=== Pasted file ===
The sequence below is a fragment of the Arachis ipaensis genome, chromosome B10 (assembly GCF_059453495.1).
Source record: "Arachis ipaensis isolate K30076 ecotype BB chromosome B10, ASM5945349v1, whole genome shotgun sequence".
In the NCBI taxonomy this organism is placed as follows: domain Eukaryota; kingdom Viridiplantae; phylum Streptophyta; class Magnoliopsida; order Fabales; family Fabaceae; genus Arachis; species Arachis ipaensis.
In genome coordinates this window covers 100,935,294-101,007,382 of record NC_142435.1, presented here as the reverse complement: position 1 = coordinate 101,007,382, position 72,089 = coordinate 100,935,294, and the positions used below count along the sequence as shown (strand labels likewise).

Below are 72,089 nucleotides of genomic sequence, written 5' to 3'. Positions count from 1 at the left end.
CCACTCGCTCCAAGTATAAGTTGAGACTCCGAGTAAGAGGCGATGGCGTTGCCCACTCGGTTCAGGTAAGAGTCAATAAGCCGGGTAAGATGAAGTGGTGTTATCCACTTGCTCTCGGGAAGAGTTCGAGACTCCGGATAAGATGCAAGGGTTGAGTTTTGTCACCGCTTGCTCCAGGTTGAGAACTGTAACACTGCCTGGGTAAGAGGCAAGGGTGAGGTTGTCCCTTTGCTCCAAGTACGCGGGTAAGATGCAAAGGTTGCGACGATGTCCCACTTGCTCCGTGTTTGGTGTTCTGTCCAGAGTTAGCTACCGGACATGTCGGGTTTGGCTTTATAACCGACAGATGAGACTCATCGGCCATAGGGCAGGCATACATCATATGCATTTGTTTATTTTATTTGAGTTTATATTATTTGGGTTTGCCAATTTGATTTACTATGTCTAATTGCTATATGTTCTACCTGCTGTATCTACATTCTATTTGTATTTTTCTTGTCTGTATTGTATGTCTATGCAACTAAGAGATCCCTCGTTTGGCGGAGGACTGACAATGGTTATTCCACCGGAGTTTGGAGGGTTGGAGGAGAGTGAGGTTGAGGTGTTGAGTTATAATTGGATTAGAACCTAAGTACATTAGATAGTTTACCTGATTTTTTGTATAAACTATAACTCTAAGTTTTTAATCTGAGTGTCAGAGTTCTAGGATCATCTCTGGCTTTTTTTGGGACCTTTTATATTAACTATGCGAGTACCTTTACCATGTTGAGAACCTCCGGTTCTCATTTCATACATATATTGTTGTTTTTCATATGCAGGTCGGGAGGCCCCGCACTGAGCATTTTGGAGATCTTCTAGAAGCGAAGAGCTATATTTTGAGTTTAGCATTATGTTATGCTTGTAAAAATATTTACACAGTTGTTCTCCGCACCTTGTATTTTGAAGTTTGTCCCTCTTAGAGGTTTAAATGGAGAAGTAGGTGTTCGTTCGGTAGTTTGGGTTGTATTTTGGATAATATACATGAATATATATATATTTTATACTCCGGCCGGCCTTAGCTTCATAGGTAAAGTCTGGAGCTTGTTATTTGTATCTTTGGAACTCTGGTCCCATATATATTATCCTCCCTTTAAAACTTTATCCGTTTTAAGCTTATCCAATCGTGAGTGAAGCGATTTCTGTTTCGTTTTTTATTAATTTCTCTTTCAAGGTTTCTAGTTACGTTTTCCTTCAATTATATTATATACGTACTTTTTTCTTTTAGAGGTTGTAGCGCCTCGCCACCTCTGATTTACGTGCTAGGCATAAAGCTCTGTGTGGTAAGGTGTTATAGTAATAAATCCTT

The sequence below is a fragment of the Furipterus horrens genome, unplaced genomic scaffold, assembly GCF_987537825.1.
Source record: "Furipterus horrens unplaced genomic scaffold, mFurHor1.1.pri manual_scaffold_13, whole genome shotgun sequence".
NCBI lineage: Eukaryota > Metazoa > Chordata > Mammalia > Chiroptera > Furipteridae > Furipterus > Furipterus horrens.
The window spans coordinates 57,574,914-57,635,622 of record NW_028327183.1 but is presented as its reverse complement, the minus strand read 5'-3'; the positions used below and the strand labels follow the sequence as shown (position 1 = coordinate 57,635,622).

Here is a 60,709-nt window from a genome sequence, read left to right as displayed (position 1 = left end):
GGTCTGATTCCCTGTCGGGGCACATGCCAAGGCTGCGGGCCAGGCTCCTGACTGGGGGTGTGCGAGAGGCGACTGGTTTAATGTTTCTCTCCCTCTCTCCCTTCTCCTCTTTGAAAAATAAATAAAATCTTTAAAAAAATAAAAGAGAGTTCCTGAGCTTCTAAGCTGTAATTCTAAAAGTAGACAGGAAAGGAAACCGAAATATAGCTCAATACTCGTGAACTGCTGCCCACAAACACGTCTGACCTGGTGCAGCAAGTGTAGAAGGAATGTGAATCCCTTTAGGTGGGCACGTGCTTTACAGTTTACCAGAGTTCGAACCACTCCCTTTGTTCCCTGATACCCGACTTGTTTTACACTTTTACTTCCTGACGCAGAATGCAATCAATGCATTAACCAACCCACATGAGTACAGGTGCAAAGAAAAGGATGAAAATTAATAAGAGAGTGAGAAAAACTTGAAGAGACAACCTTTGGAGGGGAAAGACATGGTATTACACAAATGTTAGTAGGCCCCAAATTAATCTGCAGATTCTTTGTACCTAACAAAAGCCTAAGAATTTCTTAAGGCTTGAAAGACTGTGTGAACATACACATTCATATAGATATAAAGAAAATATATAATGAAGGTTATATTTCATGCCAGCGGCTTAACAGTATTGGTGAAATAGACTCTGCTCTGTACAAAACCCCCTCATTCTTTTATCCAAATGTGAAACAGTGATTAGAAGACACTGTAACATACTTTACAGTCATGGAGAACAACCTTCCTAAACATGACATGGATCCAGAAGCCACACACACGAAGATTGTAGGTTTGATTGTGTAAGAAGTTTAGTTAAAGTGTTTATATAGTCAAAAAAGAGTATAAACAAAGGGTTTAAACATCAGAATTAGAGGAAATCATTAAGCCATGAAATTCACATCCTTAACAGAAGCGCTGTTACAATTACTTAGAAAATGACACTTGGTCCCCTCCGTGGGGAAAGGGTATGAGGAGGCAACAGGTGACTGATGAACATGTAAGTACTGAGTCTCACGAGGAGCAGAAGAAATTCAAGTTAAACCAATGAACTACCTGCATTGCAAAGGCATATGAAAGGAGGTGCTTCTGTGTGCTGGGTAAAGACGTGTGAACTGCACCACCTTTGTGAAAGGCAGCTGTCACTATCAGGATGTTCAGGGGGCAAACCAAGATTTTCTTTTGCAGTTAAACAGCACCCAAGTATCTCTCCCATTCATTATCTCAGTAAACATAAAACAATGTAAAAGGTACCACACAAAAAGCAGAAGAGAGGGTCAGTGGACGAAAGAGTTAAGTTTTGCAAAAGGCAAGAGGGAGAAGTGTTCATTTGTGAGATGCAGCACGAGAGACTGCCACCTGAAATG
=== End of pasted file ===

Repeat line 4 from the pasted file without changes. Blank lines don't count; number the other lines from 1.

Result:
In genome coordinates this window covers 100,935,294-101,007,382 of record NC_142435.1, presented here as the reverse complement: position 1 = coordinate 101,007,382, position 72,089 = coordinate 100,935,294, and the positions used below count along the sequence as shown (strand labels likewise).